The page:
Survey reveals the general public knows little about lymphoma
Survey reveals the general public knows little about lymphoma
Results of a U.S. survey have found significant gaps in the public’s understanding of lymphoma. Commissioned by the Lymphoma Research Foundation, the online survey of 1,000 participants revealed that 86% of adults remain unaware that there are 67 different types of lymphoma, and fewer than 20% had heard of B-cell or T-cell lymphoma. But more troubling, about one-third of respondents did not characterize lymphoma as a cancer or even a blood-related disease.
Given that lymphoma is a complex disease, this lack of understanding may not be surprising, experts agreed. But it underlines the importance of individualized patient education, since many patients may have little knowledge of the disease when they are diagnosed with lymphoma.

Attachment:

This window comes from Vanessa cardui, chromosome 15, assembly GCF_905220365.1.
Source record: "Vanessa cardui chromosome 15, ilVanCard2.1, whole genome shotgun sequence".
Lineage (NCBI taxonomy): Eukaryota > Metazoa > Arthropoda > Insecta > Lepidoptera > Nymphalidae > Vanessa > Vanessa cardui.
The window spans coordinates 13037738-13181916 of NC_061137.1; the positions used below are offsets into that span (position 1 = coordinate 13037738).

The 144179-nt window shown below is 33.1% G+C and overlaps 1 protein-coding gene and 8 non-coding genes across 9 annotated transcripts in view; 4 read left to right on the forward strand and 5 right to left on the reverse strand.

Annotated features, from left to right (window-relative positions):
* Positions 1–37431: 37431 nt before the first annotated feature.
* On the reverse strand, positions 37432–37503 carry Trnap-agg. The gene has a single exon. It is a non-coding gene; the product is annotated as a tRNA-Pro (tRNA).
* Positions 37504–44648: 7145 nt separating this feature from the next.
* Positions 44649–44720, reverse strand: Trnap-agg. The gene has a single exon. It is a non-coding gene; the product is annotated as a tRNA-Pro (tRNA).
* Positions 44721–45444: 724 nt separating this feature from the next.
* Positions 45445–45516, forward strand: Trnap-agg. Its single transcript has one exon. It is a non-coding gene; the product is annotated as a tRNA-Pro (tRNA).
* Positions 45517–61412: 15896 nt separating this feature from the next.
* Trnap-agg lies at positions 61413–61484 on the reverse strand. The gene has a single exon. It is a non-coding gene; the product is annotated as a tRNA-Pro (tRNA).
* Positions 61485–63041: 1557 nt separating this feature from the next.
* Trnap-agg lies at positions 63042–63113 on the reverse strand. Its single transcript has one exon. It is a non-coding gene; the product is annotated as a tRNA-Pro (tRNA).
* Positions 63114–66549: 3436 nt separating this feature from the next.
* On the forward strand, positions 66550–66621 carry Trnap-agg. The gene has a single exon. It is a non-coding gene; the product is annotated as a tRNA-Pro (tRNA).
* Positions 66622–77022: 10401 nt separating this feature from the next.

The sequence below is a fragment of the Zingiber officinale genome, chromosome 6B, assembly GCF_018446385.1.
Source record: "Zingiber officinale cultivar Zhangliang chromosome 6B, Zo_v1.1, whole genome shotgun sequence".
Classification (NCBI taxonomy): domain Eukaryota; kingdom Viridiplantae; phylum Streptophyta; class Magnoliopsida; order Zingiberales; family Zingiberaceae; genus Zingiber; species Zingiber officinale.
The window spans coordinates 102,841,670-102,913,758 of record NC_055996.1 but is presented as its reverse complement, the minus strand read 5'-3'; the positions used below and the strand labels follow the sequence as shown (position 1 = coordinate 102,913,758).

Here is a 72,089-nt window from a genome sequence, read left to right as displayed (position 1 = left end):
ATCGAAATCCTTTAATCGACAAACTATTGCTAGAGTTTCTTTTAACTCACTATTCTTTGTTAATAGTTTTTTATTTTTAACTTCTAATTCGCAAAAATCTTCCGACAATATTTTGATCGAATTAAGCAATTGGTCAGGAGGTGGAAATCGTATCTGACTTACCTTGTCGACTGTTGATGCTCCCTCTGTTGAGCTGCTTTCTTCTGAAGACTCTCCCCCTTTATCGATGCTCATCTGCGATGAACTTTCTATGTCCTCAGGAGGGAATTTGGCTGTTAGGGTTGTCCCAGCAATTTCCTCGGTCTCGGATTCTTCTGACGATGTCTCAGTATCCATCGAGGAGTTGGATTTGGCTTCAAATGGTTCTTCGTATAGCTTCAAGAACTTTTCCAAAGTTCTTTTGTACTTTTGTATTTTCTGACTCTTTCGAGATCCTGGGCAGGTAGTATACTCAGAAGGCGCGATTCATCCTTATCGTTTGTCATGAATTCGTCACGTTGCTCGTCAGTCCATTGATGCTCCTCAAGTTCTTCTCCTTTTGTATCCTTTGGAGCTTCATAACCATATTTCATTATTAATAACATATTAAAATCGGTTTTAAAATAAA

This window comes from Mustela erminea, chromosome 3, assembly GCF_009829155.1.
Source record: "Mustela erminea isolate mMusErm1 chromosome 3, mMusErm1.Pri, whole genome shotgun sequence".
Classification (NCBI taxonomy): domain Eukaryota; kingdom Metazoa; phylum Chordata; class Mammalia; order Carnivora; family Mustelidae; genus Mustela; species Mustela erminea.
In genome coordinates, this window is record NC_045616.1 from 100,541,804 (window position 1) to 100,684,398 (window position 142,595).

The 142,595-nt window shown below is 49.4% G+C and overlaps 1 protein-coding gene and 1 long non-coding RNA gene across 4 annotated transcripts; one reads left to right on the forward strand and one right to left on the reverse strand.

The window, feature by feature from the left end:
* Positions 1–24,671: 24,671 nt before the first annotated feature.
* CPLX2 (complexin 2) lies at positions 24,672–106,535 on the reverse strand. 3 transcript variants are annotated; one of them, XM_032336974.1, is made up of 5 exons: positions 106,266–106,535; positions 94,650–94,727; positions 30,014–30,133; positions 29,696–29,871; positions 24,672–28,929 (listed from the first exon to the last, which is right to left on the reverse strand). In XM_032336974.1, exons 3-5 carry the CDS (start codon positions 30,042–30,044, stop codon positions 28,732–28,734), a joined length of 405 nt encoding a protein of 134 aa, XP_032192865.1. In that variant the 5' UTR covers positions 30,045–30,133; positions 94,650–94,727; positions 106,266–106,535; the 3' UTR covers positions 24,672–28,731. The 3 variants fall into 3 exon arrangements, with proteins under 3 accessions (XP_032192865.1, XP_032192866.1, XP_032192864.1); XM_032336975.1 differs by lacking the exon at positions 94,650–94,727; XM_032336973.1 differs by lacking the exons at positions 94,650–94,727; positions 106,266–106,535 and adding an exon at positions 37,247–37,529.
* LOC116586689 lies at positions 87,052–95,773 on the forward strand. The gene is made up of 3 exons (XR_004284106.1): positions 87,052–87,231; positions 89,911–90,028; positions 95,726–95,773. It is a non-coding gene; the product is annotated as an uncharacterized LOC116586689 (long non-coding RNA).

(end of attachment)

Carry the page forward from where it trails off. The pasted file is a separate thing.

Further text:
Several papers at ASH 2010 offer data and advice on how to approach—and improve—education efforts among patients and clinicians. The saying that “knowledge is power” holds especially true when it comes to a lymphoma diagnosis, and there are best practices for clinicians who want to fully educate their patients, said Diane Blum, CEO of the Lymphoma Research Foundation (LRF).
A paper at this year’s meeting will assess the risk of treatment-related stomach cancer among Hodgkin’s lymphoma survivors (abstract 2679). Another will explain why the pandemic H1N1 influenza vaccine leads to low rates of seroconversion in patients with hematologic malignancies ( abstract 3110).
Also, researchers in Seattle will identify the modifiable factors associated with lower adherence to preventive care practices in hematopoietic cell transplantation survivors (abstract 3818).
Finally, a patient record study will look at current practice in diagnosis and treatment of chemotherapy-induced anemia in five European countries (abstract 1512).
The prevalence of misdiagnosis among lymphoma patients underlines the importance of an educated patient population and public, added Bruce Cheson, MD, head of hematology and a professor of medicine at Georgetown University Hospital Lombardi Comprehensive Cancer Center in Washington DC.
|Bruce Cheson, MD|